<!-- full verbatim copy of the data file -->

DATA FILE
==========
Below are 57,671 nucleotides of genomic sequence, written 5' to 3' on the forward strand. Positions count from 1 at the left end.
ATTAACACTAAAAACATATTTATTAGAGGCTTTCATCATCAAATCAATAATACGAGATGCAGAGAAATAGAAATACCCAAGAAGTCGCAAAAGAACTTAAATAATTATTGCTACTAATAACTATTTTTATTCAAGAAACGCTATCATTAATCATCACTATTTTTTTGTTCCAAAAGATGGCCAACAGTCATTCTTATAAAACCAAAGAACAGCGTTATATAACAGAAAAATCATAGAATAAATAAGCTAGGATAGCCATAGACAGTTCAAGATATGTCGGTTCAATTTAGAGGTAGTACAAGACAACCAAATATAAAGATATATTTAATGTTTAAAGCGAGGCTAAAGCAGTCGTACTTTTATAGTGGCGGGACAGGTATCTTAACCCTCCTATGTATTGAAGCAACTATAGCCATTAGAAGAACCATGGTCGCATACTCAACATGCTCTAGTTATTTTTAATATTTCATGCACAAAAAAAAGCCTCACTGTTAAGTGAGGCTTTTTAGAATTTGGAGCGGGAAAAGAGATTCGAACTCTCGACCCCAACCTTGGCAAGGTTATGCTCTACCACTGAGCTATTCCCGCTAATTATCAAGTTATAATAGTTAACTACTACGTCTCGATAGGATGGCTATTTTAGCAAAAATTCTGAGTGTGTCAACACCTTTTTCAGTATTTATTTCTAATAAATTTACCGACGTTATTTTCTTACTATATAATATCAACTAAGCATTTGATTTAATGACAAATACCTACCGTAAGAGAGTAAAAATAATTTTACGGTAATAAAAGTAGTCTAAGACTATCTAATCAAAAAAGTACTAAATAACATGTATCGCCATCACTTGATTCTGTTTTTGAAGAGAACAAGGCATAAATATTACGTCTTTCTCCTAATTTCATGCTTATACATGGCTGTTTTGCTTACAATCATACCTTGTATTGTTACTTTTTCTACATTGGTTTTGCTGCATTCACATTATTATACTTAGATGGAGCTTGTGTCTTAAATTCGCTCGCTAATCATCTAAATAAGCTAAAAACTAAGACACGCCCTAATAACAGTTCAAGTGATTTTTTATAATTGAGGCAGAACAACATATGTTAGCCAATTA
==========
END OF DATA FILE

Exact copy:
Below are 57,671 nucleotides of genomic sequence, written 5' to 3' on the forward strand. Positions count from 1 at the left end.
ATTAACACTAAAAACATATTTATTAGAGGCTTTCATCATCAAATCAATAATACGAGATGCAGAGAAATAGAAATACCCAAGAAGTCGCAAAAGAACTTAAATAATTATTGCTACTAATAACTATTTTTATTCAAGAAACGCTATCATTAATCATCACTATTTTTTTGTTCCAAAAGATGGCCAACAGTCATTCTTATAAAACCAAAGAACAGCGTTATATAACAGAAAAATCATAGAATAAATAAGCTAGGATAGCCATAGACAGTTCAAGATATGTCGGTTCAATTTAGAGGTAGTACAAGACAACCAAATATAAAGATATATTTAATGTTTAAAGCGAGGCTAAAGCAGTCGTACTTTTATAGTGGCGGGACAGGTATCTTAACCCTCCTATGTATTGAAGCAACTATAGCCATTAGAAGAACCATGGTCGCATACTCAACATGCTCTAGTTATTTTTAATATTTCATGCACAAAAAAAAGCCTCACTGTTAAGTGAGGCTTTTTAGAATTTGGAGCGGGAAAAGAGATTCGAACTCTCGACCCCAACCTTGGCAAGGTTATGCTCTACCACTGAGCTATTCCCGCTAATTATCAAGTTATAATAGTTAACTACTACGTCTCGATAGGATGGCTATTTTAGCAAAAATTCTGAGTGTGTCAACACCTTTTTCAGTATTTATTTCTAATAAATTTACCGACGTTATTTTCTTACTATATAATATCAACTAAGCATTTGATTTAATGACAAATACCTACCGTAAGAGAGTAAAAATAATTTTACGGTAATAAAAGTAGTCTAAGACTATCTAATCAAAAAAGTACTAAATAACATGTATCGCCATCACTTGATTCTGTTTTTGAAGAGAACAAGGCATAAATATTACGTCTTTCTCCTAATTTCATGCTTATACATGGCTGTTTTGCTTACAATCATACCTTGTATTGTTACTTTTTCTACATTGGTTTTGCTGCATTCACATTATTATACTTAGATGGAGCTTGTGTCTTAAATTCGCTCGCTAATCATCTAAATAAGCTAAAAACTAAGACACGCCCTAATAACAGTTCAAGTGATTTTTTATAATTGAGGCAGAACAACATATGTTAGCCAATTA